Dividing Stock Options in a Divorce

By John Anthony Ward on February 05, 2019

Calculating assets and debts at a deskThere are two types of property considered in a divorce: martial property and separate property. Marital property refers to any assets and debts obtained during the time of a marriage. Separate property refers to any assets and debts that were in a person’s possession prior to marriage and after the marriage. Marital property is split between spouses during the divorce, while separate property is retained by the spouse who owns it and is not subject to division with the former spouse.

This sounds straightforward, but it can be a much more complicated issue when stock options are involved. Having an experienced divorce attorney can help with property division and disputes, ensuring fairness in the process. Kenosha, WI divorce lawyer John Anthony Ward would like to consider some basic concerns when stock options are involved in a divorce proceeding.

Where Stock Options May Pose an Issue

Stock options may not be exercisable until a future date, but they still have value. Determining the exact value can pose a number of issues since the time when the stock options were granted during the marriage must be taken into account.

Vested and Unvested Stock

In addition, there are issues to consider regarding vested and unvested stock options. Vesting schedules for stock options provide an award of stock options, though employees can only exercise these options over the course of years as they remain with a company. For example, stock options may be given to an employee in 2010, but these options cannot be exercised until the employee remains with the company until 2020. Until those conditions are met, the stock option is considered unvested.

If this is martial property, questions may arise over how much (if any) a former spouse may be entitled to for future earnings from these unvested stock options.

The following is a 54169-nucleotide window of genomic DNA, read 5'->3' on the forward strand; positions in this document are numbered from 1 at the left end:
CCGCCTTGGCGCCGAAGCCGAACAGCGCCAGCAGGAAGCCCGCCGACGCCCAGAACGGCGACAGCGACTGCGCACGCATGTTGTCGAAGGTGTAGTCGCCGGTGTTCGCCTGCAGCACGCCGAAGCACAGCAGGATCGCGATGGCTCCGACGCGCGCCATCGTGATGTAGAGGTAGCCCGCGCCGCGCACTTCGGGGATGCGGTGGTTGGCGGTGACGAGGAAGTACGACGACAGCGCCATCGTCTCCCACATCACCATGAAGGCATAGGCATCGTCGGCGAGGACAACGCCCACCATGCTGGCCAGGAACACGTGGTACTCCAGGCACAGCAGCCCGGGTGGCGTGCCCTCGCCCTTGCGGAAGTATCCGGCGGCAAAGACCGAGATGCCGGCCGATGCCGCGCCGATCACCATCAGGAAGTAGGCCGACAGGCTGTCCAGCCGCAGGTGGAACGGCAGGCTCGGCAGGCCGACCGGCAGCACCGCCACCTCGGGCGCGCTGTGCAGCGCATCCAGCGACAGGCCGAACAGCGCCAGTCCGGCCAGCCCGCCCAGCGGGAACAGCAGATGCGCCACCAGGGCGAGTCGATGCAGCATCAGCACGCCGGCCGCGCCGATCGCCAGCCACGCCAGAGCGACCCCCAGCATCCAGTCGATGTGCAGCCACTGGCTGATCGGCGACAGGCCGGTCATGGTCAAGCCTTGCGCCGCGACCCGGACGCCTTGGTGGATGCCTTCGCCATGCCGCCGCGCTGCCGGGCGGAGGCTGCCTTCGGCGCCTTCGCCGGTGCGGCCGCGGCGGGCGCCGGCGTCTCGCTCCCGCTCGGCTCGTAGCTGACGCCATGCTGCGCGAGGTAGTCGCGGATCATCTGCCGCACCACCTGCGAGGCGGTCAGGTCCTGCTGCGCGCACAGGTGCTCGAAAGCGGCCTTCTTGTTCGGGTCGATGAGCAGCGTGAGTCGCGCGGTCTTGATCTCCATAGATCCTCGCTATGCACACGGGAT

Determining the Value of Stock Options

There are different ways to determine the value of a person’s stock options. The intrinsic value method is among the simplest and most common. In this method, the stock option price is subtracted from the current market value of the stock price; this number is then multiple by the number of options. Yet since markets fluctuate and future value of stock may be uncertain, you may have more complicated disputes over the value of these stock options.

What If Assets Such as Stock Options Are Hidden?

There are also instances of people trying to hide their stock options from their spouse during a divorce proceeding. Stock options can have great potential value, which makes them important assets to consider during divorce proceedings. It’s important to look at your spouse’s financial information to ensure that all income and marital assets are being properly reported.

How the Value of Stock Options May Be Divided

There are numerous options to consider when dividing the value of stock. Many couples use the value of the stock to offset the amount of other assets awarded. If a spouse maintains stock options worth $100,000, the other spouse may claim other property of equivalent value. This helps avoid tax penalties of splitting the stock option itself, and could make the most financial sense during the divorce.

This method of division will not always work, however. There may be deferred distribution in play, which determines how much the former spouse will receive once the stock option is exercised.

Speak with an Experienced Divorce Attorney

To learn more about your legal options when it comes to dividing assets in a divorce, be sure to contact an experienced divorce and family law attorney. The law office of John Anthony Ward is here to help. You can reach us by phone at (262) 671-8692.

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